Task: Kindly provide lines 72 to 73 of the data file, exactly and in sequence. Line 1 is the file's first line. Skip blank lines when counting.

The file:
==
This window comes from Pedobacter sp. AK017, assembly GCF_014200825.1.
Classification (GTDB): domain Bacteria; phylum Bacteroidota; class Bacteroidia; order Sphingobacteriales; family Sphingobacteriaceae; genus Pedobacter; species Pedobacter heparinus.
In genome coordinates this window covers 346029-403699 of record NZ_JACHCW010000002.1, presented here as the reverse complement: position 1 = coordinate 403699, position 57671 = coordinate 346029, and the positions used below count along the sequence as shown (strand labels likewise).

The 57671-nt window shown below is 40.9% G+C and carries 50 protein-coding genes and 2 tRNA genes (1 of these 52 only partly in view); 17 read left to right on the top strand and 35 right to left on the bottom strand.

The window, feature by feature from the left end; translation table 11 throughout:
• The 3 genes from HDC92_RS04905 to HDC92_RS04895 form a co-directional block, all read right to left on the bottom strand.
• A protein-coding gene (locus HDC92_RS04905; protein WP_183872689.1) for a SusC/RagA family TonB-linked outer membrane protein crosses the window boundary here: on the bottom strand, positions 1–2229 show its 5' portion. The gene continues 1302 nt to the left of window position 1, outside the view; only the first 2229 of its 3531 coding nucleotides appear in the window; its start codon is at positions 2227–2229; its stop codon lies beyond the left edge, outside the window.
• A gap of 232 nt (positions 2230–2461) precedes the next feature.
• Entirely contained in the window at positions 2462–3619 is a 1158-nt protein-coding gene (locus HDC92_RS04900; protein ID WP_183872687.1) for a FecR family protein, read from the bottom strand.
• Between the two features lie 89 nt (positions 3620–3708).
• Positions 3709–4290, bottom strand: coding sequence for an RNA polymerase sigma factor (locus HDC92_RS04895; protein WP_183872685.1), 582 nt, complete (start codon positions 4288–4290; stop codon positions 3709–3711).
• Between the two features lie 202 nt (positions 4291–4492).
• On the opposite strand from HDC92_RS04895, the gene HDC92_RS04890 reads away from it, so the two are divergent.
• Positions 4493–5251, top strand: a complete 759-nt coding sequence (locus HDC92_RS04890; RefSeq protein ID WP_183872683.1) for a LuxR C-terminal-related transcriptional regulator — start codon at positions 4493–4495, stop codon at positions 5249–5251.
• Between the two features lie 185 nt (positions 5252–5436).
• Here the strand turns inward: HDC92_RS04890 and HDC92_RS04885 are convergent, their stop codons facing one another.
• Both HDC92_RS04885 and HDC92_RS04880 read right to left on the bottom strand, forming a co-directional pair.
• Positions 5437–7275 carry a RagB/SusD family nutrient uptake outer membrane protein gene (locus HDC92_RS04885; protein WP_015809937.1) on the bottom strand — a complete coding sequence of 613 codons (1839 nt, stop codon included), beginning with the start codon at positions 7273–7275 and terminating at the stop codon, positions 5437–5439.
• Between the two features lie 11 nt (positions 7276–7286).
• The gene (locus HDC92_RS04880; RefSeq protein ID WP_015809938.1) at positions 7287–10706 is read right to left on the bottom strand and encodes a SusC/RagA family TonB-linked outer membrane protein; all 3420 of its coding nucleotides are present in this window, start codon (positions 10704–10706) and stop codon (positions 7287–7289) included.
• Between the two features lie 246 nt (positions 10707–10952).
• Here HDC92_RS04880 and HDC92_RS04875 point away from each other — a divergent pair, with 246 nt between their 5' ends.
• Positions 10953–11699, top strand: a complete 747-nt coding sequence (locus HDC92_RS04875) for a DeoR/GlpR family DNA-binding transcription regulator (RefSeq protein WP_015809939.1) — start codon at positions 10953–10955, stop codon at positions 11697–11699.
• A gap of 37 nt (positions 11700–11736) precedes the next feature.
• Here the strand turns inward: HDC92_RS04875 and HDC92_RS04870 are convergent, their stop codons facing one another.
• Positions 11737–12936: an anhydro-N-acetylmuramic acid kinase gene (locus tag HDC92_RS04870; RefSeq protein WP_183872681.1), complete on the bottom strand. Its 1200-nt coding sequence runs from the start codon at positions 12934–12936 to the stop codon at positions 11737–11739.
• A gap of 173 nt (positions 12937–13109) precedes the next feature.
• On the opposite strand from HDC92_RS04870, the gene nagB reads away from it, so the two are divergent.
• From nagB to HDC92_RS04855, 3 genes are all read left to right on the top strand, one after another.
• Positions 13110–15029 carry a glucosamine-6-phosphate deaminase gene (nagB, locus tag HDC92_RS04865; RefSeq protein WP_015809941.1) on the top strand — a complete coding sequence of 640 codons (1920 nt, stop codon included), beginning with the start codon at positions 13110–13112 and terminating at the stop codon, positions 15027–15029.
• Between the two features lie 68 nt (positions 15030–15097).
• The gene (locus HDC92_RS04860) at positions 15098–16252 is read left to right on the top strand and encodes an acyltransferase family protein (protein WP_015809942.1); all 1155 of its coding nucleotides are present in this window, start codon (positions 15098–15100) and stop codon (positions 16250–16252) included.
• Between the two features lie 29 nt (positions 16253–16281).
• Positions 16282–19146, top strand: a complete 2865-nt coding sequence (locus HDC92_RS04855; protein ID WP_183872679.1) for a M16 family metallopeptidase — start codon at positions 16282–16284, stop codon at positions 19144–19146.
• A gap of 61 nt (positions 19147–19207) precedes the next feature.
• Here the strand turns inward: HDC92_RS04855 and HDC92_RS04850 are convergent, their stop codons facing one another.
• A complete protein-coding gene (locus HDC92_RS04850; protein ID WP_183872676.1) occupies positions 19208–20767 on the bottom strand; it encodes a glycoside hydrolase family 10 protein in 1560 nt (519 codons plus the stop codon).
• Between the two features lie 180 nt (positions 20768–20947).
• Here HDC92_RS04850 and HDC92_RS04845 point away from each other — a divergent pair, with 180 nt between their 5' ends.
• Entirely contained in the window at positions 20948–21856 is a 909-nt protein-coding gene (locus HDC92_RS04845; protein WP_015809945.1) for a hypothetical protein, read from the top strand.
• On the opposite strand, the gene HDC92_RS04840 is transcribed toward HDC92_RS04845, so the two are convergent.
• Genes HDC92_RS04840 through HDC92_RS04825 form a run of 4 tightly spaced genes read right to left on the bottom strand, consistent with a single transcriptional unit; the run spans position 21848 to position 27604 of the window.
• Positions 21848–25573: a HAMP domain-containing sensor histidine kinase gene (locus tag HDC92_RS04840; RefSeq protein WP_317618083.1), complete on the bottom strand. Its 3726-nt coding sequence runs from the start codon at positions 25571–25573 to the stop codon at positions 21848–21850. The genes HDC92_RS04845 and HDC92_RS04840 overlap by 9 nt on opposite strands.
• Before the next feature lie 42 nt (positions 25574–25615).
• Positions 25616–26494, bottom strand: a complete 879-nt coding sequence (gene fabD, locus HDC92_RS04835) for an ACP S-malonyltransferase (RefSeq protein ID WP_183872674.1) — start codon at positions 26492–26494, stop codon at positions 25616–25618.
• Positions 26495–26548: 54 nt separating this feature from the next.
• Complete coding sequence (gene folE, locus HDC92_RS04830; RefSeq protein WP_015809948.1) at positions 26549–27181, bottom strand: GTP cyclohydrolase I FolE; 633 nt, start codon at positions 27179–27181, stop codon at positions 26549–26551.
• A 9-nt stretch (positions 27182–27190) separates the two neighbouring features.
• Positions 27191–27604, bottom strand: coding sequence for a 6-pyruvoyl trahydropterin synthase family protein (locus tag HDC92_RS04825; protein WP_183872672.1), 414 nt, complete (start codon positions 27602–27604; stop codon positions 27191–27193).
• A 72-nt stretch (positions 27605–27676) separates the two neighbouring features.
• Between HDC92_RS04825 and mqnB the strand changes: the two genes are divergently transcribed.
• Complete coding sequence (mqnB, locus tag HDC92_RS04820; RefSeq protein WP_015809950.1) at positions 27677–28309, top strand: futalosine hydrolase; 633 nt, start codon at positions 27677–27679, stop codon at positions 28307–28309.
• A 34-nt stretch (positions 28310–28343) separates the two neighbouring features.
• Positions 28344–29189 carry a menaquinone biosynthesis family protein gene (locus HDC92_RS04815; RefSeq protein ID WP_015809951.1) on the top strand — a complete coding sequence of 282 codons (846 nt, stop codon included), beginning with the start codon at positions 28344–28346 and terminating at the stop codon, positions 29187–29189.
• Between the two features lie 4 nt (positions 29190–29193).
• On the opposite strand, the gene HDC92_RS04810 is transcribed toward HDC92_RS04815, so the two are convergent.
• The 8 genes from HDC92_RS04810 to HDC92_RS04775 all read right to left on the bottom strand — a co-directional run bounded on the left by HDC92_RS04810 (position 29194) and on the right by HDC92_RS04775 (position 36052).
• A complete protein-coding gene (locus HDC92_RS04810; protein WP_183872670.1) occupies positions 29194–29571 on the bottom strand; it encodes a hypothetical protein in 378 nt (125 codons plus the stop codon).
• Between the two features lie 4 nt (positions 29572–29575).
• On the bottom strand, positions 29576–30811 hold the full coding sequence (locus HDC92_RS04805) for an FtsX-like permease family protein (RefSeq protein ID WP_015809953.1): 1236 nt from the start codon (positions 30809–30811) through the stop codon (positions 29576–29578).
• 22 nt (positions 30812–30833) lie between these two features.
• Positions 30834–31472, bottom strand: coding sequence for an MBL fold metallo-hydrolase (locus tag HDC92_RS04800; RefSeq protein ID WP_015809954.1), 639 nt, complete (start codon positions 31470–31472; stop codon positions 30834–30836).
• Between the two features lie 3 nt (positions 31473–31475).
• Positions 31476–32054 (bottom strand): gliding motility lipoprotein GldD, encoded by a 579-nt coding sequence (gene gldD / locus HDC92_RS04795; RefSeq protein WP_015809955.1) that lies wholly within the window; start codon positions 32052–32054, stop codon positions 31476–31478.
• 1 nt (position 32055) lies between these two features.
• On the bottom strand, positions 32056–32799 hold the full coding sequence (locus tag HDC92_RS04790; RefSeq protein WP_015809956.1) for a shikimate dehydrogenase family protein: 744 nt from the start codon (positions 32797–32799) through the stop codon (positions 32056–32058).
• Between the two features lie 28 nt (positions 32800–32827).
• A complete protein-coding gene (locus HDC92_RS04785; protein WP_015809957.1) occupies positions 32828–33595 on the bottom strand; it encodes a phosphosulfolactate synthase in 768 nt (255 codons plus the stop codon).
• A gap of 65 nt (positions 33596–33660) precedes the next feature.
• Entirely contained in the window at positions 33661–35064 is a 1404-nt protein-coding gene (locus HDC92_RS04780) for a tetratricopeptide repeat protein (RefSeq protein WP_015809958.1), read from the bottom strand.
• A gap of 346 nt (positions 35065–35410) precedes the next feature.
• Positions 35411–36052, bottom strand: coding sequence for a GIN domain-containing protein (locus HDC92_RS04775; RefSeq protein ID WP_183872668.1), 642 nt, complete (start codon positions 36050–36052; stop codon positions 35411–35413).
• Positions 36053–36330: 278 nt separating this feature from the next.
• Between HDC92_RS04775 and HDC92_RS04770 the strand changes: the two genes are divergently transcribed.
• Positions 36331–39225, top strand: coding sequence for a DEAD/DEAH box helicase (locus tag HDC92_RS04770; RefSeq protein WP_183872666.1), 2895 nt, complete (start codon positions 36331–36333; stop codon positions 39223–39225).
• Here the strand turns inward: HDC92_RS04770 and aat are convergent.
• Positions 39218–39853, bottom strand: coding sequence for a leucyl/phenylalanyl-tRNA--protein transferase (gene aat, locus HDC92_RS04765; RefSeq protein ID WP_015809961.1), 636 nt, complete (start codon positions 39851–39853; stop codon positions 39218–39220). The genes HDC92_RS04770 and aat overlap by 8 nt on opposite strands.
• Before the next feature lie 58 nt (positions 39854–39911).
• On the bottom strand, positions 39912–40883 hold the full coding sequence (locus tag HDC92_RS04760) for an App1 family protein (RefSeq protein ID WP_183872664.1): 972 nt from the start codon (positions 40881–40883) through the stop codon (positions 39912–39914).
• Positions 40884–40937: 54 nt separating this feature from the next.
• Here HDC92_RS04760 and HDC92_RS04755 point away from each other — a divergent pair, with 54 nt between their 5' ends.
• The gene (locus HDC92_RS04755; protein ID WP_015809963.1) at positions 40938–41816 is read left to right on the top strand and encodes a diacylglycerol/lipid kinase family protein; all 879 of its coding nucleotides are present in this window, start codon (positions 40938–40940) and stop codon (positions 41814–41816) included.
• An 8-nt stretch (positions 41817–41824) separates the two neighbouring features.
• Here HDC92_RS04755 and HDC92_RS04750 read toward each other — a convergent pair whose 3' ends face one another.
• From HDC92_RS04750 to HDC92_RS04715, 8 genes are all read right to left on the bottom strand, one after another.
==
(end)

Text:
• Positions 35411–36052, bottom strand: coding sequence for a GIN domain-containing protein (locus HDC92_RS04775; RefSeq protein ID WP_183872668.1), 642 nt, complete (start codon positions 36050–36052; stop codon positions 35411–35413).
• Positions 36053–36330: 278 nt separating this feature from the next.